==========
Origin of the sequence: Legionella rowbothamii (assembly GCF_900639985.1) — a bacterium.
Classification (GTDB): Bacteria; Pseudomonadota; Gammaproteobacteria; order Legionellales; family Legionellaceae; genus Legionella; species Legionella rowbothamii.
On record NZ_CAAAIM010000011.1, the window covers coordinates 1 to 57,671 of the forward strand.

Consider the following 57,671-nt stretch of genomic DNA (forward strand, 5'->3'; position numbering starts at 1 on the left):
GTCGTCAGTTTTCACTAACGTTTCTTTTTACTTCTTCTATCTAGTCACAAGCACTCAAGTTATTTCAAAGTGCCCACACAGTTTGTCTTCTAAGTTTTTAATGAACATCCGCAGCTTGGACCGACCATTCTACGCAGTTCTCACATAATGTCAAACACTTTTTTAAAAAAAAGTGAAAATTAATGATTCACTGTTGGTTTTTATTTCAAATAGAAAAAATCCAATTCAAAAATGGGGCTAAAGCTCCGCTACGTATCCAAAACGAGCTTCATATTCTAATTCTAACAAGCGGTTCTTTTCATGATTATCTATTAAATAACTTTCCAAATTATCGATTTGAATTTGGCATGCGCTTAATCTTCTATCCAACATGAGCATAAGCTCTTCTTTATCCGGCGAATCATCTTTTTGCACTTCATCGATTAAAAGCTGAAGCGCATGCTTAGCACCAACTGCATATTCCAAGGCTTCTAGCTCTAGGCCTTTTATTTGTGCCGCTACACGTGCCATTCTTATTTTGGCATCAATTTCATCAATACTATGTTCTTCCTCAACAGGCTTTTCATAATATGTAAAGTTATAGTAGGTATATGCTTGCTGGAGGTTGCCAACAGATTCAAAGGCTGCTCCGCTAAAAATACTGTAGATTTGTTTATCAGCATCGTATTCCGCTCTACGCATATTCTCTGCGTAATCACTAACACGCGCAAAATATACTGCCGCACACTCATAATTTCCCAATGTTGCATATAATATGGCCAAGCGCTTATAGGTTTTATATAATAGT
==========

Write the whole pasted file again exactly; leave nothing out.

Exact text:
Origin of the sequence: Legionella rowbothamii (assembly GCF_900639985.1) — a bacterium.
Classification (GTDB): Bacteria; Pseudomonadota; Gammaproteobacteria; order Legionellales; family Legionellaceae; genus Legionella; species Legionella rowbothamii.
On record NZ_CAAAIM010000011.1, the window covers coordinates 1 to 57,671 of the forward strand.

Consider the following 57,671-nt stretch of genomic DNA (forward strand, 5'->3'; position numbering starts at 1 on the left):
GTCGTCAGTTTTCACTAACGTTTCTTTTTACTTCTTCTATCTAGTCACAAGCACTCAAGTTATTTCAAAGTGCCCACACAGTTTGTCTTCTAAGTTTTTAATGAACATCCGCAGCTTGGACCGACCATTCTACGCAGTTCTCACATAATGTCAAACACTTTTTTAAAAAAAAGTGAAAATTAATGATTCACTGTTGGTTTTTATTTCAAATAGAAAAAATCCAATTCAAAAATGGGGCTAAAGCTCCGCTACGTATCCAAAACGAGCTTCATATTCTAATTCTAACAAGCGGTTCTTTTCATGATTATCTATTAAATAACTTTCCAAATTATCGATTTGAATTTGGCATGCGCTTAATCTTCTATCCAACATGAGCATAAGCTCTTCTTTATCCGGCGAATCATCTTTTTGCACTTCATCGATTAAAAGCTGAAGCGCATGCTTAGCACCAACTGCATATTCCAAGGCTTCTAGCTCTAGGCCTTTTATTTGTGCCGCTACACGTGCCATTCTTATTTTGGCATCAATTTCATCAATACTATGTTCTTCCTCAACAGGCTTTTCATAATATGTAAAGTTATAGTAGGTATATGCTTGCTGGAGGTTGCCAACAGATTCAAAGGCTGCTCCGCTAAAAATACTGTAGATTTGTTTATCAGCATCGTATTCCGCTCTACGCATATTCTCTGCGTAATCACTAACACGCGCAAAATATACTGCCGCACACTCATAATTTCCCAATGTTGCATATAATATGGCCAAGCGCTTATAGGTTTTATATAATAGT